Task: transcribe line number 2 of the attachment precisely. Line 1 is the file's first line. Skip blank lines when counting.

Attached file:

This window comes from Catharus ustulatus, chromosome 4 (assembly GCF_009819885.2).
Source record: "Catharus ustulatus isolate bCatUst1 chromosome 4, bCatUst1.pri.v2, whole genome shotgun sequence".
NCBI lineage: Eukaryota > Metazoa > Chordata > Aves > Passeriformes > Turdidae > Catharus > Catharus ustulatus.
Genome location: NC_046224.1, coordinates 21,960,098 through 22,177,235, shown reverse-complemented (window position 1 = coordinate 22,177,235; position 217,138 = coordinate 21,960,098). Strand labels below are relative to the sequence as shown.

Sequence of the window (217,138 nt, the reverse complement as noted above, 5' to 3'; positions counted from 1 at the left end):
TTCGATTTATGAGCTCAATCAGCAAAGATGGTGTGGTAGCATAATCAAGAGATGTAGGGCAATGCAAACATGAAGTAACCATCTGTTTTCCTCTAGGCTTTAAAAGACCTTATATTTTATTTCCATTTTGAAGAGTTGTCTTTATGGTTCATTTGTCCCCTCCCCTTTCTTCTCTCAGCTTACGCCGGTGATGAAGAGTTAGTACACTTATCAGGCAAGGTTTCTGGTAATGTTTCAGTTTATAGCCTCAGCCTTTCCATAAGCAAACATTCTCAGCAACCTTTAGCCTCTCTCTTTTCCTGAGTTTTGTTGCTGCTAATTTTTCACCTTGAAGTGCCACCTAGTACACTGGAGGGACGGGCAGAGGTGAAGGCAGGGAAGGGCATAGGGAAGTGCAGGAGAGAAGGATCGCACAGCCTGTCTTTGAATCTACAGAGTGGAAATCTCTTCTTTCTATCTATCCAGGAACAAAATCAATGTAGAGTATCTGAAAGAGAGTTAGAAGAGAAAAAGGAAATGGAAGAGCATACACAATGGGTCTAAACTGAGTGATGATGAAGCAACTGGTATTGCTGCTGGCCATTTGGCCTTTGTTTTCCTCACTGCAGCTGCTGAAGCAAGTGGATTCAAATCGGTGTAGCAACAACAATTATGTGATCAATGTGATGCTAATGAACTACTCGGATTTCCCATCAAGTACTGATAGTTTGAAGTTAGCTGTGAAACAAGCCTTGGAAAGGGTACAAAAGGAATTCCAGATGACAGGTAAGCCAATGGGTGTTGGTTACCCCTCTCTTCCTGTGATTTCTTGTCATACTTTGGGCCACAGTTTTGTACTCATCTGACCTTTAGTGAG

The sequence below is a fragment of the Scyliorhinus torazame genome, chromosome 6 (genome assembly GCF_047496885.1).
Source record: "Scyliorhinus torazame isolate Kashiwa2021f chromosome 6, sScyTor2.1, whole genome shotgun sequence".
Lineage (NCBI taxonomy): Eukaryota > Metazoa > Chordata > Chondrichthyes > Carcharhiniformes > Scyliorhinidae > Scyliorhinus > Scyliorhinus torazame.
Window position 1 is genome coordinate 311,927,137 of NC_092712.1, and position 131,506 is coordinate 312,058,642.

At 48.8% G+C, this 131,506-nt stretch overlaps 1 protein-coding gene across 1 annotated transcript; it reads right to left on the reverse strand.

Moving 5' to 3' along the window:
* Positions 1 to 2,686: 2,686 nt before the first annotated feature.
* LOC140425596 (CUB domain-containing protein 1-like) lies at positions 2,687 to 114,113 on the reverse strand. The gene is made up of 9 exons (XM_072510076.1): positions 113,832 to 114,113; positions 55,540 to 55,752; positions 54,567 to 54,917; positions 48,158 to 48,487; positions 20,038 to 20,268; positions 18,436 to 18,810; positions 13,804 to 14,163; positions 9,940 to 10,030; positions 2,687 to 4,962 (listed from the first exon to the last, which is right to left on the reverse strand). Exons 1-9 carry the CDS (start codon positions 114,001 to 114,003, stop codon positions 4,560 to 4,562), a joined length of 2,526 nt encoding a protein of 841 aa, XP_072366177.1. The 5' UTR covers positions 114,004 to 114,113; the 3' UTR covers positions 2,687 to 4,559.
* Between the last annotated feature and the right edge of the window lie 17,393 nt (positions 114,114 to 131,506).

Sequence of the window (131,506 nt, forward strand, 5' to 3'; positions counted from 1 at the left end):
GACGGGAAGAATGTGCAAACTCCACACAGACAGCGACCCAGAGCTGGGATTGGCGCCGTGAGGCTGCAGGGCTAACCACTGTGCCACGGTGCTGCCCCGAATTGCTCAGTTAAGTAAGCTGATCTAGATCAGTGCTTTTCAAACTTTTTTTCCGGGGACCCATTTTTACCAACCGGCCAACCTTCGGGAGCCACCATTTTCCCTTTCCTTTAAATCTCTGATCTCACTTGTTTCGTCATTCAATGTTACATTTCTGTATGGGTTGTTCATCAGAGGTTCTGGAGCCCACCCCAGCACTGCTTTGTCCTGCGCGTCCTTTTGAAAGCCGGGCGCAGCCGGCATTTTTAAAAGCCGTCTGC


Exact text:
Source record: "Catharus ustulatus isolate bCatUst1 chromosome 4, bCatUst1.pri.v2, whole genome shotgun sequence".